Can you help me understand a neck injury my husband got from a horseback riding accident? The surgeon says it's a moderately severe fracture of C34 and surgery is needed. They won't be able to tell until they do surgery how unstable it is. What makes a fracture moderately severe and/or unstable? I didn't really want to ask too many questions in front of my husband in case it's worse than we thought.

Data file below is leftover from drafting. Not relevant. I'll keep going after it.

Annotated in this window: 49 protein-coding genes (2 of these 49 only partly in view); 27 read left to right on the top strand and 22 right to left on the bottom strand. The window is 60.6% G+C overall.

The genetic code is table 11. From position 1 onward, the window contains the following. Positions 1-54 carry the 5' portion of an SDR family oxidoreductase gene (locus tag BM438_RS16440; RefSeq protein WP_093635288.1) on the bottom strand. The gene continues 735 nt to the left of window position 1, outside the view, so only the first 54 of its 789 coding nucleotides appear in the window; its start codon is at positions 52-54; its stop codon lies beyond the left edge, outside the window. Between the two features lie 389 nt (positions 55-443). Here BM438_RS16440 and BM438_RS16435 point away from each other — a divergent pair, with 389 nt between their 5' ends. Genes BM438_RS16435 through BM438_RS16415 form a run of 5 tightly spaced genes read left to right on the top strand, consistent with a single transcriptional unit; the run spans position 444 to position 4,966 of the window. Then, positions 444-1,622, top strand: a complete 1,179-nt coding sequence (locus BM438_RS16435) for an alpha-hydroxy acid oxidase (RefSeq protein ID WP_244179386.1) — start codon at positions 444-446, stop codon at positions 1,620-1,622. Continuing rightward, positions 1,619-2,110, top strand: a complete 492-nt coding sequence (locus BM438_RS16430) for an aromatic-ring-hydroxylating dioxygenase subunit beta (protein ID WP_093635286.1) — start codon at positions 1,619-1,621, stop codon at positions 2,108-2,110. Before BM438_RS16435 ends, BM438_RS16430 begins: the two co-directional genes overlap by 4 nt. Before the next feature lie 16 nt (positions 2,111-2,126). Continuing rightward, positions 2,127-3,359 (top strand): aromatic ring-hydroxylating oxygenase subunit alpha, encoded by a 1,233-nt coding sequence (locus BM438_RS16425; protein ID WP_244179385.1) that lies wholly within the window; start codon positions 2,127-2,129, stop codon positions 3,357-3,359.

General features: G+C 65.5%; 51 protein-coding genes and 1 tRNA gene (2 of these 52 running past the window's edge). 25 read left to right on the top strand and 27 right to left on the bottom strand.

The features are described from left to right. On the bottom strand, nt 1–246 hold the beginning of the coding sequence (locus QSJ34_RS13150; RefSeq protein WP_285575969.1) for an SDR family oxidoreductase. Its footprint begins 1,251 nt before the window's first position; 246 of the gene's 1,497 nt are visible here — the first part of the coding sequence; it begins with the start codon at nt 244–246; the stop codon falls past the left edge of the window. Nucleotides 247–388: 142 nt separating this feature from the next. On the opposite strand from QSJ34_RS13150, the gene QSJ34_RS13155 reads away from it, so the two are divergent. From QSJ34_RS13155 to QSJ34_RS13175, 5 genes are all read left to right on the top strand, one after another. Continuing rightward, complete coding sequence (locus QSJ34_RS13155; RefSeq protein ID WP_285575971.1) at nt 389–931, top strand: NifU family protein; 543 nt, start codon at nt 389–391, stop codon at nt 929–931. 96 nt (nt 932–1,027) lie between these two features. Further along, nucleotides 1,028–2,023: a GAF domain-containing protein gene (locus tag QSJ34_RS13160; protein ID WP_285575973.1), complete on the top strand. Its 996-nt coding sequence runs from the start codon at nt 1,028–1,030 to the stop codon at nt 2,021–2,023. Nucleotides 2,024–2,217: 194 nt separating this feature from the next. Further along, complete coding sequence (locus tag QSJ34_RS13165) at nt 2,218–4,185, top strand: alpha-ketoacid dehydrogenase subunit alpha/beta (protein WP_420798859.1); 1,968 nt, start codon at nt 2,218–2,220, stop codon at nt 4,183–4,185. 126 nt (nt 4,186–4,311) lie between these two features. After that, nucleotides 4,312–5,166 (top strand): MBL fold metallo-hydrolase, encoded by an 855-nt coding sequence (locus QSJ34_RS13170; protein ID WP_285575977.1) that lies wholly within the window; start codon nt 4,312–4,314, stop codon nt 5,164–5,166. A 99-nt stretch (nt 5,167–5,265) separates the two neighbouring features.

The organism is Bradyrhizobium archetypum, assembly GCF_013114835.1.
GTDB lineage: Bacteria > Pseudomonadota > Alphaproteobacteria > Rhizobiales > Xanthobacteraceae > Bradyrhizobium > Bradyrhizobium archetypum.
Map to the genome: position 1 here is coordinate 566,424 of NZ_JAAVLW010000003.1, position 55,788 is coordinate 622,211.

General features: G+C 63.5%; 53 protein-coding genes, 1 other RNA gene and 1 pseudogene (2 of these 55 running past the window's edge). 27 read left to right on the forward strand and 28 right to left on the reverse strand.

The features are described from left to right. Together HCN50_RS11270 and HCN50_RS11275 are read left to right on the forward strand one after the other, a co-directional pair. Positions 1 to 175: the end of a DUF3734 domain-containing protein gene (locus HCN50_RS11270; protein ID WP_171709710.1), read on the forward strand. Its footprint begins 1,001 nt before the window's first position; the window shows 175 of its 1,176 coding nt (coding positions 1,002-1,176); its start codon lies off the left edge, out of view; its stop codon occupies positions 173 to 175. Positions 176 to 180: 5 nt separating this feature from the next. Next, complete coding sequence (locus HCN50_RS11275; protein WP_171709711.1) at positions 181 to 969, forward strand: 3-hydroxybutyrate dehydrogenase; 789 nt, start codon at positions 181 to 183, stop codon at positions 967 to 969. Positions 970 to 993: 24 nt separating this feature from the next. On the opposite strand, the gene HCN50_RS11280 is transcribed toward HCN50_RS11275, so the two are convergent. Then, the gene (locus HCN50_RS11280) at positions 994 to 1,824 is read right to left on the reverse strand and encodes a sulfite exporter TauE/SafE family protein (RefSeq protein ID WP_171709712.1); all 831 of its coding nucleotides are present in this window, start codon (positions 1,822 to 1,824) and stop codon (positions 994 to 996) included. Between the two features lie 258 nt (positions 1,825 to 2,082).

Your desire to protect your husband, the patient is very admirable. Given the stress of the accident and preparation for the upcoming surgery, a low key approach is often needed for the involved individual. But questions like this are appropriate and the information important to family members trying to plan ahead. Cervical spine injuries from trauma are not uncommon but their management isn't standard. In other words, one treatment doesn't work for everyone with this type of injury. The severity of the injury dictates the treatment. An unstable cervical fracture suggests that the bones have separated at the fracture site. We call this a displaced fracture. There may or may not be torn or ruptured ligaments, which adds to the instability. It's difficult to tell how much soft tissue damage there is until the surgeon gets inside the surgical site and takes a closer look. The goal of treatment is to put the bones back together as close to normal as possible and keep them there during the healing process. The hope is to avoid further displacement and minimize any neurologic damage (to the spinal cord and spinal nerve roots). Fractures can occur in any of four major anatomical locations of each cervical vertebra. Sometimes there's more than one fracture. All of these variables determine the severity of the injury and the need for surgery to stabilize (hold the spine together) the neck until healing can take place. Don't hesitate to contact the surgeon at a time when you can speak with him or her privately to find out the extent of the injury and anticipated surgery.